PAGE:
Our research focuses on understanding how transcription factors modulate lineage differentiation and function of immune subsets.
“To be or not to be…”
Development of hematopoietic cells occurs in the primary lymphoid organs and requires a complex transcriptional network that promotes the progression from an uncommitted self-renewing stem cell progenitor to a mature cell. Upon achievement of a mature state, the genomic landscape as well as the transcriptional profile of each subset will define its functional properties.
Dendritic cells (DC)
Dendritic cells are key players of the immune system. In peripheral tissues DCs capture antigens and present it to T cells. During infections or inflammation DCs initiate and orchestrate adaptive immunity by recognizing pathogens, secreting cytokines and shaping the appropriate inflammatory milieu. Our group is studying the different DC subsets: how they develop and how they function under steady state as well as under inflammatory conditions.
Early hematopoietic lineage commitment
The first choice during lineage commitment appears to split myeloid from lymphoid development. However increasing evidence suggests that lympho-myeloid diversification is not as restrictive. An unexpected heterogeneity characterizes mature subsets. We aim to understand how lymphoid and myeloid commitment is transcriptionally defined and whether the lineage of origin translates into specialized functional properties across different subsets.
Roxane Tussiwand graduated with a degree in biology from the University of Milan where she studied childhood leukemia. In 2006 she was sponsored by the Italian government to pursue her PhD in molecular medicine at the Institute for Research in Biomedicine in Bellinzona, Switzerland where she studied dendritic cell development. Following a postdoc with A.Rolink at the University of Basel she joined Ken Murphy’s group at Washington University where she investigated transcriptional regulation of dendritic cell development. Since 2014, she has been an assistant professor at the University of Basel in Switzerland and has recently joined the NIH as a Stadtman Investigator.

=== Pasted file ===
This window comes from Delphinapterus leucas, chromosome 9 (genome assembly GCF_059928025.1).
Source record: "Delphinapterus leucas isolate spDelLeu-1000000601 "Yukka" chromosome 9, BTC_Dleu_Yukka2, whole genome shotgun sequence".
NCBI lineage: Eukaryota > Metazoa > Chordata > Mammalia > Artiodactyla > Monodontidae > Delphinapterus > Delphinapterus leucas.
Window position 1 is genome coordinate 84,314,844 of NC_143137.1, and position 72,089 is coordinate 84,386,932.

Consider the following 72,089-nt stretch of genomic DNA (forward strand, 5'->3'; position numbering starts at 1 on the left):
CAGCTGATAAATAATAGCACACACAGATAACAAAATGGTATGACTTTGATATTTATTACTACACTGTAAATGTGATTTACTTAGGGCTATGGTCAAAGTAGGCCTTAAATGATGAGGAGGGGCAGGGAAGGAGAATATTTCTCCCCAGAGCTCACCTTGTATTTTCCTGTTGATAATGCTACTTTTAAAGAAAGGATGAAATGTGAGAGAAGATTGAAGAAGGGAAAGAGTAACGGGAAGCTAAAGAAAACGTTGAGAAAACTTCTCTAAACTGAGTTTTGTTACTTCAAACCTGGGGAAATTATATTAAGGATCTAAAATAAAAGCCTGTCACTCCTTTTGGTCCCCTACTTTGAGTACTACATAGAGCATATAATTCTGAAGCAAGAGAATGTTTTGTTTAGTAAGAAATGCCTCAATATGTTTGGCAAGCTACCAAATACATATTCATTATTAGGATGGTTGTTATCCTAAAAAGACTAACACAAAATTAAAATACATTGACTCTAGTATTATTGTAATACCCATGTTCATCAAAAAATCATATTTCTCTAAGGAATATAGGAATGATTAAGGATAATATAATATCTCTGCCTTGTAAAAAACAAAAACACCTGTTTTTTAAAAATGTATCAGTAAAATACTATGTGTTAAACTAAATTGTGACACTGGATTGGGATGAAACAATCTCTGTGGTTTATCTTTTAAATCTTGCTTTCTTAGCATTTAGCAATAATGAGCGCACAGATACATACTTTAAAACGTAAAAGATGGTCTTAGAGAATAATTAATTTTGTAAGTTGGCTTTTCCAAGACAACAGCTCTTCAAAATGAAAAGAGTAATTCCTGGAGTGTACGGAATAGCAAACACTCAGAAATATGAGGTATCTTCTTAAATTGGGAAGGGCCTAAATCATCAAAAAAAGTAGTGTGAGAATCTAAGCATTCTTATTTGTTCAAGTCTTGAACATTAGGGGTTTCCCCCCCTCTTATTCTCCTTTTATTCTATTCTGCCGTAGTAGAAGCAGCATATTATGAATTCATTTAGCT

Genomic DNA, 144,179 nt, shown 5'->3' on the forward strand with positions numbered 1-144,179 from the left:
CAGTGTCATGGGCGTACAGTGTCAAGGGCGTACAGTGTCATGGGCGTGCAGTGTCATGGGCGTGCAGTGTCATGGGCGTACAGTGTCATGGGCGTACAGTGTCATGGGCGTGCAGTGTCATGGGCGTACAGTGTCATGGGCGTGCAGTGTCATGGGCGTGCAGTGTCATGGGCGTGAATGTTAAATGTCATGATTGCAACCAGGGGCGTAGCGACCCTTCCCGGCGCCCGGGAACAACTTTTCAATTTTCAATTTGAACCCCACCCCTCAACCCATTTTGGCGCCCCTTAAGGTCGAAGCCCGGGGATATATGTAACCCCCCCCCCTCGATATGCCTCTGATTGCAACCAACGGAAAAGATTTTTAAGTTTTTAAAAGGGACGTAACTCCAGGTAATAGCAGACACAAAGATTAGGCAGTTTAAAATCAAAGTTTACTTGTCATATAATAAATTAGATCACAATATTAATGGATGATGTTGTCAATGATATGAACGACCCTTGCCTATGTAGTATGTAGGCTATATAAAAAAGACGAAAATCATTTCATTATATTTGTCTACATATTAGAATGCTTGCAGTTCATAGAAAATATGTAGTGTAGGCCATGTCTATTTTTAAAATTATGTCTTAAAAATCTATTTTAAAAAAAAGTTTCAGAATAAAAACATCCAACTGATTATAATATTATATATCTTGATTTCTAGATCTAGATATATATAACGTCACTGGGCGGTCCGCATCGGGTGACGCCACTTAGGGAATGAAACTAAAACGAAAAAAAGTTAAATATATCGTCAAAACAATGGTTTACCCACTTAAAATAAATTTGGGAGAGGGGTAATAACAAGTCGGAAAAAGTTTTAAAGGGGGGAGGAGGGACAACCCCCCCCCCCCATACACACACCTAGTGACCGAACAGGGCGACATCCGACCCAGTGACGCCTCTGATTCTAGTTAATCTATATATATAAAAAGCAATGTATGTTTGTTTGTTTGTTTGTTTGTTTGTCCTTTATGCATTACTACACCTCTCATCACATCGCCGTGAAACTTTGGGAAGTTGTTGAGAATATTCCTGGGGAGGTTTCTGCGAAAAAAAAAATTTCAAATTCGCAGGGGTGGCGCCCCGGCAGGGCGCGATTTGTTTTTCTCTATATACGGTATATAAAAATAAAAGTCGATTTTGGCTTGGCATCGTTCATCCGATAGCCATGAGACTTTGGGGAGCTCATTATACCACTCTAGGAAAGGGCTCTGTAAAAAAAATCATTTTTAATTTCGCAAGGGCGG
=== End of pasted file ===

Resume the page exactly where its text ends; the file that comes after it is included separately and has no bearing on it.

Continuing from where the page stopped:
Rodrigues PF, Alberti-Servera L, Eremin A, Grajales-Reyes GE, Ivanek R,Tussiwand R. Distinct progenitor lineages contribute to the heterogeneity of plasmacytoid dendritic cells. Nat Immunol. 2018
B Everts, R Tussiwand, KF. Fairfax, SC C Huang, AM Smith, CM O’Neill, WY Lam, BT Edelson, KM Murphy and EJ Pearce. Migratory CD103+ Dendritic Cells suppress Helminth-driven Type 2 Immunity Through Constitutive Expression of IL-12. J Exp Med 2016
Grajales-Reyes GE, Iwata A, Albring J, Wu X, Tussiwand R, Kc W, Kretzer NM, Briseño CG, Durai V, Bagadia P, Haldar M, Schönheit J, Rosenbauer F, Murphy TL, Murphy KM. Batf3 maintains autoactivation of Irf8 for commitment of a CD8α(+) conventional DC clonogenic progenitor. Nat Immunol. 2015
R Tussiwand, B Everts, G E Grajales-Reyes, NM Kretzer, A Iwata, J Bagaitkar, X Wu, R Wong, TL Murphy, EJ Pearce, KM Murphy. KLF4 expression in conventional dendritic cells is required for T helper 2 responses. Immunity 2015
Tussiwand R, Lee WL, Murphy TL, Mashayekhi M, Wumesh KC, Albring JC, Satpathy AT, Rotondo JA, Edelson BT, Kretzer NM, Wu X, Weiss LA, Glasmacher E, Li P, Liao W, Behnke M, Lam SS, Aurthur CT, Leonard WJ, Singh H, Stallings CL, Sibley LD, Schreiber RD, Murphy KM. Compensatory dendritic cell development mediated by BATF-IRF interactions. Nature 2012
Theresa L. Murphy, Gary E. Grajales-Reyes, Xiaodi Wu, Roxane Tussiwand, Carlos G. Briseño, Arifumi Iwata, Nicole M. Kretzer, Vivek Durai, and Kenneth M. Murphy. Transcriptional Control of Dendritic Cell Development. Annu. Rev. Immunol 2016